It was a huge success … for the Bolsheviks! 400,000 attended, but to the compromisers’ horror, their banners bore the Bolsheviks’ ‘extremist’ slogans. Despite this, the government continued on its rightward course. On June 18 the new offensive started.
The June demonstrations showed the Bolsheviks were the leading political force in Petrograd. But the same was not yet true for the rest of the country.
Millions of soldiers at the front and peasants in the provinces had only just heard from them, and that through the usually vitriolic reports of the capitalist press and the compromisers. They still had confidence in their leaders, even though they had often put forward the Bolsheviks’ demands of “bread, peace and land”.
Lenin understood that soon these illusions would turn into their opposite. But pressure was mounting in Petrograd for immediate action against Kerensky’s government.
Ultra-left sectarians imagine that revolutionaries merely have to find the most left point on the political spectrum and occupy it. But a serious workers’ party has to weigh all the political, strategic and tactical considerations in a situation in order to achieve victory.
The Bolsheviks could have taken power in Petrograd in June or July. But the rest of the country would not have followed suit. There would have been a repeat of the Paris Commune of 1871. There the workers in the French capital had taken power briefly, but were eventually butchered into submission by the Prussian army in collaboration with the French capitalist class.
One of the reasons for this tragic defeat was the Commune’s isolation from the rest of France, which allowed reactionaries to regroup outside the city.
In Russia there was the added danger that many front-line soldiers at that stage believed that their comrades’ refusal to go to the front jeopardized their chances of going home. So the Bolsheviks had to restrain the Petrograd masses from a showdown with the government.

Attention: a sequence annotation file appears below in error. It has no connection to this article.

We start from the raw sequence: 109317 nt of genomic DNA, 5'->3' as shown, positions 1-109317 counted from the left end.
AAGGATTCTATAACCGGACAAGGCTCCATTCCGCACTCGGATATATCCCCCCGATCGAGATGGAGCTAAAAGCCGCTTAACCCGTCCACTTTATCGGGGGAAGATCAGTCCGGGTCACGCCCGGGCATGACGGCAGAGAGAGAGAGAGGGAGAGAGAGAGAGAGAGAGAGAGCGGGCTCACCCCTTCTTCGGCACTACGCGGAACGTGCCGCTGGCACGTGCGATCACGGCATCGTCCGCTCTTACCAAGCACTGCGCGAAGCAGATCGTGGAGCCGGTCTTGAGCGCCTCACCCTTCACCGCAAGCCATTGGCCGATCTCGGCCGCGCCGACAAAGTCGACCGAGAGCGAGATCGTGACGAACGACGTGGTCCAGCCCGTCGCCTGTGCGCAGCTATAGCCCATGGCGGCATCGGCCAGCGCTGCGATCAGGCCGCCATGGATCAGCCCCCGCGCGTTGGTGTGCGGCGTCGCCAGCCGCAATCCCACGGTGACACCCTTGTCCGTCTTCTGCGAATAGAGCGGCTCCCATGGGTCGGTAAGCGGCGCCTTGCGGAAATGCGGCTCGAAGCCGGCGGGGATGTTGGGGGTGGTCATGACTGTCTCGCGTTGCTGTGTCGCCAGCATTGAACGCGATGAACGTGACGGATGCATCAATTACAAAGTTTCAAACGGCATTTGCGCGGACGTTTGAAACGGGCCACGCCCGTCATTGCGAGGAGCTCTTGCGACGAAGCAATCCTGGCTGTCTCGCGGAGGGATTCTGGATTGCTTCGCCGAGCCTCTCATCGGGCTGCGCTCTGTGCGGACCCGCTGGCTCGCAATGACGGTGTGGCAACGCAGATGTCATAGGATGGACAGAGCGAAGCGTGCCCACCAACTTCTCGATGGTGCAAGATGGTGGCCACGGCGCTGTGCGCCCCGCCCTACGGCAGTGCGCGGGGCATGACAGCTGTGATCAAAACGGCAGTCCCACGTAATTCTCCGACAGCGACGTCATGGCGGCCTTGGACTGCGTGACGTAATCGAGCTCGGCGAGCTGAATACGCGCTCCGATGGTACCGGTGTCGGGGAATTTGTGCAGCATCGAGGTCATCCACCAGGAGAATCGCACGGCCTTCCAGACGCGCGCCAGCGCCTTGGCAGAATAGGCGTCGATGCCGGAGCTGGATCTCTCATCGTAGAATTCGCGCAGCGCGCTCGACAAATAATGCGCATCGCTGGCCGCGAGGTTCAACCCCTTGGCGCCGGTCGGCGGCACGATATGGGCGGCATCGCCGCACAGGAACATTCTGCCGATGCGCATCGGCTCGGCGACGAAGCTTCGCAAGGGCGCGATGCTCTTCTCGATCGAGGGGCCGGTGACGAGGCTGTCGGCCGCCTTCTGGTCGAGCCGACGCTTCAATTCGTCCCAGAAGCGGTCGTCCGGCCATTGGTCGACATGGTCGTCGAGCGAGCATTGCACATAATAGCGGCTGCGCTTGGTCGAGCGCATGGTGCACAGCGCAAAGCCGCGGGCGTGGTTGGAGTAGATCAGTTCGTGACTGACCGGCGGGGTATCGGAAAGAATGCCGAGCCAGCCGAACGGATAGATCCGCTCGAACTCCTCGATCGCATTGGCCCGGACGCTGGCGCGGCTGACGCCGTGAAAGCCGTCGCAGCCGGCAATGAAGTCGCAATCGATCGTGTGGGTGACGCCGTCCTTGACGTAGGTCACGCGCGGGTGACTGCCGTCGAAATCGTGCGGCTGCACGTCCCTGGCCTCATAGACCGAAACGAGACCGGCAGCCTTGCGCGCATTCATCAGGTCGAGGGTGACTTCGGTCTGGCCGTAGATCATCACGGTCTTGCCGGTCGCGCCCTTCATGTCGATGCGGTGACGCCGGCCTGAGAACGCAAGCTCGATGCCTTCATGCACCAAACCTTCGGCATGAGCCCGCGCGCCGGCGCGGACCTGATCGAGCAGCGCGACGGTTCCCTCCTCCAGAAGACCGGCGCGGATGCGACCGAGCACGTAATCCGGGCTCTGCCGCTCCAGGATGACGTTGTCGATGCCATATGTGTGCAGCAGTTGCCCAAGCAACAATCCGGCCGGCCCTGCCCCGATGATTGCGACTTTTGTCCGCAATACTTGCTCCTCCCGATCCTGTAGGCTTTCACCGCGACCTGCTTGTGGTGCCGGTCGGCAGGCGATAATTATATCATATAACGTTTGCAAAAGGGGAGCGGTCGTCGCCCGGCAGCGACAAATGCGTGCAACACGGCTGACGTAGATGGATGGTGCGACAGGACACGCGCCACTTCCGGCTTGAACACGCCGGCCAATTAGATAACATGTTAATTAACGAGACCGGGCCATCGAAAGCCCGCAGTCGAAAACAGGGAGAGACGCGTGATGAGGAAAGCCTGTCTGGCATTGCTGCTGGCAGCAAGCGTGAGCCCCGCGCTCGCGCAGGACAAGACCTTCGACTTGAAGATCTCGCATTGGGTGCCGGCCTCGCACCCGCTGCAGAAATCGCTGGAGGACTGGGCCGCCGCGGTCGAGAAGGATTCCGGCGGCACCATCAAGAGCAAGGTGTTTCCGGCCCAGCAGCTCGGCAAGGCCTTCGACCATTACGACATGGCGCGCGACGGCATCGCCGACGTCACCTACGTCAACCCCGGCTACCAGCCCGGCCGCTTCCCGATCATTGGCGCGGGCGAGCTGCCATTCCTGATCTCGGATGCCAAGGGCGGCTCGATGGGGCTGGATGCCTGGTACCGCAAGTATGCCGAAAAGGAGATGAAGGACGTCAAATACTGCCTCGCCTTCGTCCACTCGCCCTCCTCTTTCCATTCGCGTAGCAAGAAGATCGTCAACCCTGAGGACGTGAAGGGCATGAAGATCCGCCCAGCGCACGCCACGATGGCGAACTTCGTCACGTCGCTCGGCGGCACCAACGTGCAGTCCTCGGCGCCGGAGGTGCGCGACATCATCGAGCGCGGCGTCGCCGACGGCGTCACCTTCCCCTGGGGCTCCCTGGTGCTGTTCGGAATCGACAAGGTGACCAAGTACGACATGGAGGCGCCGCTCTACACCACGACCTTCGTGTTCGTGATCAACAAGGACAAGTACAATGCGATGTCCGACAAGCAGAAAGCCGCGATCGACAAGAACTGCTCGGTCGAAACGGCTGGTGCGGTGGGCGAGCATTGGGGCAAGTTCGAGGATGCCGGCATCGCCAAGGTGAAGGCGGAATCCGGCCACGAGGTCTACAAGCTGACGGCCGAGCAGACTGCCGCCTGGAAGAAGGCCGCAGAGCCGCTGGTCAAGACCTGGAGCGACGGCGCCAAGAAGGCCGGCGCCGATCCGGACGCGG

This was not the most popular policy, especially with many of the soldiers who imagined that the possession of guns gave them an easy solution to all their problems. They imagined that a further revolution could be accomplished as easily as February’s.
Even sections of the Party, the rawest recruits and those closest to the impatient masses, were affected by the prevailing mood, and were less than enthusiastic in putting the Party’s position over.
Government in Crisis
On July 2, the Kadets threw the government into crisis. Using some timid concessions to Ukrainian nationalism as a pretext, the four Kadet ministers resigned. In reality, they knew that the offensive was collapsing and decided to let the compromisers deal with the consequences on their own.
At the time a company of machine-gunners were due to leave for the front. On hearing that the coalition had been destroyed, and with it the compromisers’ excuses for their political inaction, the gunners’ regiment sent delegates round factories and regiments calling for an armed demonstration.
By 7:00 pm the factories were at a standstill and a massive demonstration had assembles. Unlike in the early days of the revolution, middle-class well-wishers were absent. “Today only the common slaves of capital were marching” said one participant. The Liberal, Nabokov, saw only “insane, dumb, beastlike faces”.
The Bolsheviks were faced with an accomplished fact. They tried to restrain the masses, but to no avail. The Party’s Petrograd Committee, which was meeting at the time, had to reconsider the position. Just as irresponsible as advocating a mistaken course of action, would have been abandoning the masses to their fate once they had taken that course.
Marxists cannot always choose the ground on which to fight. Sometimes workers feel forced to take action regardless of whether their leaders feel it is tactically advisable. If battle becomes inevitable, Marxists must advocate the best tactics in the circumstances so that the masses will suffer fewer setbacks and draw correct conclusions from their experiences.